Jason Setnyk Big on Small Business in Cornwall Ontario – October 16, 2010

Cornwall ON – Small business owners are residents, they are business taxpayers, and they are the job creators of our community. Statistics show that the most jobs in Canada are created by small-and medium-sized business. I  have a four step plan to work with and help Small Businesses succeed and prosper in Cornwall Ontario.

(1) Small Businesses in Cornwall Ontario would benefit from BizPal

(2) Local Businesses in Cornwall Ontario should have a forum to speak

(3) Lowering the Tax Rate in the long term using bench-marking

(4) Advertising Local Businesses on the outskirts of the City and buying locally

I will now out line in greater detail these four important steps to ensure Cornwall Ontario is a great place to establish a business, and
to grow a business.

(1) Small Businesses in Cornwall Ontario would benefit from BizPal

We need to cut red tape and create an easy environment to do business in Cornwall Ontario. We do not need to re-invent the wheel though. We can follow the example of the Regional Municipality of Waterloo, the cities of  Kitchener and Cambridge, and the Township of Wellesley, Ontario – who in 2009 all made starting and running a business in their respective cities easier thanks to a new online service that helps stream line and simplify the process.

According to Industry Canada:

“BizPaL, a new online business permit and license service that saves time spent on paperwork and helps entrepreneurs start up faster. BizPaL is an innovative service that provides entrepreneurs with simplified access to the information on permits and licenses they need to establish and run their businesses.  This unique partnership among federal, provincial, territorial, regional and local governments is designed to cut through the paperwork burden and red tape that small business owners encounter.”

BizPaL will save time and money by providing a single source for information; less time will be spent on searching and more time on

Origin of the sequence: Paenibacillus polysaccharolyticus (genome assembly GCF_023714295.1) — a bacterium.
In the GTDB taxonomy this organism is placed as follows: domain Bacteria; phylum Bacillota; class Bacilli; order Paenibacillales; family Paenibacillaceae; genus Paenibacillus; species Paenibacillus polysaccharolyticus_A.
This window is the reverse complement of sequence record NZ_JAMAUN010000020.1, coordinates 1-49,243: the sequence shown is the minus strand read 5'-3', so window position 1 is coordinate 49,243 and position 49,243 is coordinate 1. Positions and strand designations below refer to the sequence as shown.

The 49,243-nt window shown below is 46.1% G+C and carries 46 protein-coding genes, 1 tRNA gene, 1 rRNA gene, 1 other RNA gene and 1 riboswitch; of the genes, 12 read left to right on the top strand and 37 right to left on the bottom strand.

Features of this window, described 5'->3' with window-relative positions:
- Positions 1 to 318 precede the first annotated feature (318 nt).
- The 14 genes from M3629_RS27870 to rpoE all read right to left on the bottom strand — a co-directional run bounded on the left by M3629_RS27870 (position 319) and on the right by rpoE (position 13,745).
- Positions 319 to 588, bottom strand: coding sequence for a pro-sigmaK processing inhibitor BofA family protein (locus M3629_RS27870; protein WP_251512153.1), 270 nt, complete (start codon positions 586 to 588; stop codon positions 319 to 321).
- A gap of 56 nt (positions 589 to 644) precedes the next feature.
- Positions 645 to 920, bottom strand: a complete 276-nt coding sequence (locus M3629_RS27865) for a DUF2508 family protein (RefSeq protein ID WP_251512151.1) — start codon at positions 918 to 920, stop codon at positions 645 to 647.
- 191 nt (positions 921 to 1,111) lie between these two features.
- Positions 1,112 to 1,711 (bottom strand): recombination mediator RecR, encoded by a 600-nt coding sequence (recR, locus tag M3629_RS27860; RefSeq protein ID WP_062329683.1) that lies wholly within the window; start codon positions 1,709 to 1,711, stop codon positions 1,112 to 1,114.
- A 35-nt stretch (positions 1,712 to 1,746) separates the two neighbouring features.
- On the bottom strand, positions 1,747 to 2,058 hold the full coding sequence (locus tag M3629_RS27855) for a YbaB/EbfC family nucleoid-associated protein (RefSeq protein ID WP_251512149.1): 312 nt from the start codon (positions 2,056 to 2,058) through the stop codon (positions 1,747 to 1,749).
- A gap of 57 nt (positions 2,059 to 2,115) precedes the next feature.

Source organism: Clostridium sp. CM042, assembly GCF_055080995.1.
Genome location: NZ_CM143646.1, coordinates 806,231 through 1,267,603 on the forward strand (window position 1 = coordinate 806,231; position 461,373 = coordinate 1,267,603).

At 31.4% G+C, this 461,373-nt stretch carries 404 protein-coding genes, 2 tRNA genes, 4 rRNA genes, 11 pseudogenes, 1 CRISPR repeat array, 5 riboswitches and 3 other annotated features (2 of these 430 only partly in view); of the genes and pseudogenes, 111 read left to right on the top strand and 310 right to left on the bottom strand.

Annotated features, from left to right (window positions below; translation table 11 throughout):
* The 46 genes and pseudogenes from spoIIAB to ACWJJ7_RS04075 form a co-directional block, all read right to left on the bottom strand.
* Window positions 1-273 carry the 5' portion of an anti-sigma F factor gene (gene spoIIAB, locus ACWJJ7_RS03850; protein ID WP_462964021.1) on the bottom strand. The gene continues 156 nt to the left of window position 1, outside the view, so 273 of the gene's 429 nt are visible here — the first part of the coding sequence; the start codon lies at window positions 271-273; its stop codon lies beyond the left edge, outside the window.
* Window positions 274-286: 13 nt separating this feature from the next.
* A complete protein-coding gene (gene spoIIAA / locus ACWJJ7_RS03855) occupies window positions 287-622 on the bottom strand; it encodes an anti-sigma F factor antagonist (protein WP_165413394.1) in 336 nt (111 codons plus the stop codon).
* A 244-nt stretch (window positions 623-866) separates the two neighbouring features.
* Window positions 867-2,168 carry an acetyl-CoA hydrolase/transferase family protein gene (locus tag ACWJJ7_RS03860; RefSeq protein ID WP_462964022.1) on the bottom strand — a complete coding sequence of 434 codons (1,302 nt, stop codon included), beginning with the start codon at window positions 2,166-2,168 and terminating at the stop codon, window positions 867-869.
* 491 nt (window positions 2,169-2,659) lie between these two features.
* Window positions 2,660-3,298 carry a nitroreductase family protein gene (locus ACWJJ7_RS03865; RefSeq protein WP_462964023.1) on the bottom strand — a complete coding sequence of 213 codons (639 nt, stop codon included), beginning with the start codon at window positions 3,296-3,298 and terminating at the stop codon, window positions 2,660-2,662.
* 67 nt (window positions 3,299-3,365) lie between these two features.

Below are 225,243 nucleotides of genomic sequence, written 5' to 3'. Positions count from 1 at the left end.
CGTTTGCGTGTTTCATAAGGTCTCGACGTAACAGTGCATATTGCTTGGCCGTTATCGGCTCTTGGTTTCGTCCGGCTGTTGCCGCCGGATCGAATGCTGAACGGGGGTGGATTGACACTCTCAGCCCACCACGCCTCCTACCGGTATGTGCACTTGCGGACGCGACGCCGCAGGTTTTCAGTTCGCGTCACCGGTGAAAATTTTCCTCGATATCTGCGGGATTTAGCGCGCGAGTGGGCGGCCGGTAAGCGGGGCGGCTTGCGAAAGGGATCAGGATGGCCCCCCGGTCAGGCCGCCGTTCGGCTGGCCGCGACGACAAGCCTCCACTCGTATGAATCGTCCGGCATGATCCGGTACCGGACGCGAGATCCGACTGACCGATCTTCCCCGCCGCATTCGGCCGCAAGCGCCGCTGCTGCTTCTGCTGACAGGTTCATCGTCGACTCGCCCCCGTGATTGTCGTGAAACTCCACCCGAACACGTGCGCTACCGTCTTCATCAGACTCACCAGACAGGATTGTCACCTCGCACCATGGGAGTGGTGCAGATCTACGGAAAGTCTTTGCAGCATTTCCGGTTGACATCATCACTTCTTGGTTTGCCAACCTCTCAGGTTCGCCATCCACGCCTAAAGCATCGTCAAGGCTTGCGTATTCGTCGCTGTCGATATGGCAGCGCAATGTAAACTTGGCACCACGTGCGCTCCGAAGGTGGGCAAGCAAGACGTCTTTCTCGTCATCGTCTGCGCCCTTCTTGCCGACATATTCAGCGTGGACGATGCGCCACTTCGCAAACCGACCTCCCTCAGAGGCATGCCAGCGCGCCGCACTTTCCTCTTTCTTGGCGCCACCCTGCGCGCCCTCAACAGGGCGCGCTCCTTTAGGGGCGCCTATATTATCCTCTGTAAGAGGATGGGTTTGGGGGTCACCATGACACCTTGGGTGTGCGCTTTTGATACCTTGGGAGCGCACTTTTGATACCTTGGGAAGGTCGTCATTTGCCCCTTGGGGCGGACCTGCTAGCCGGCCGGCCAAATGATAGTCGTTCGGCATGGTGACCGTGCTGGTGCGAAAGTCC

building the business. BizPaL generates a list of the permits and licenses that are needed – both provincial and municipal – in order to
grow or start up a business. BizPaL can be accessed by visiting www.bizpal.ca.

I want City Hall in Cornwall Ontario to work with the Provincial and Federal Governments to bring BizPal to our city, and create an easier and friendlier climate to do business here. If other municipalities can do this, so can Cornwall Ontario!

(2) Local Businesses in Cornwall Ontario should have a forum to speak

This could be a combination of surveys, written reports, and Town Hall style meetings.  I would like to create more forums for local businesses to give City Hall input. It could be a simple survey such as the following:

“How do you rate the local government where your business is situated
on the following issues”:

1. Overall awareness of small business sector
2. Reasonable property tax levels
3. Fairness of bylaws and regulations
4. Control of government wage levels
5. Value-for-money of public services

(Answer either: Good; Adequate; or Poor)

It could also be more detailed questionnaires and reports.

And/Or it could be Town Hall style meetings and discussions about what sort of difficulties local businesses face and brainstorming
solutions. If there is a re-occurring issue that many small businesses face, we can find solutions that are fair and make it easier to do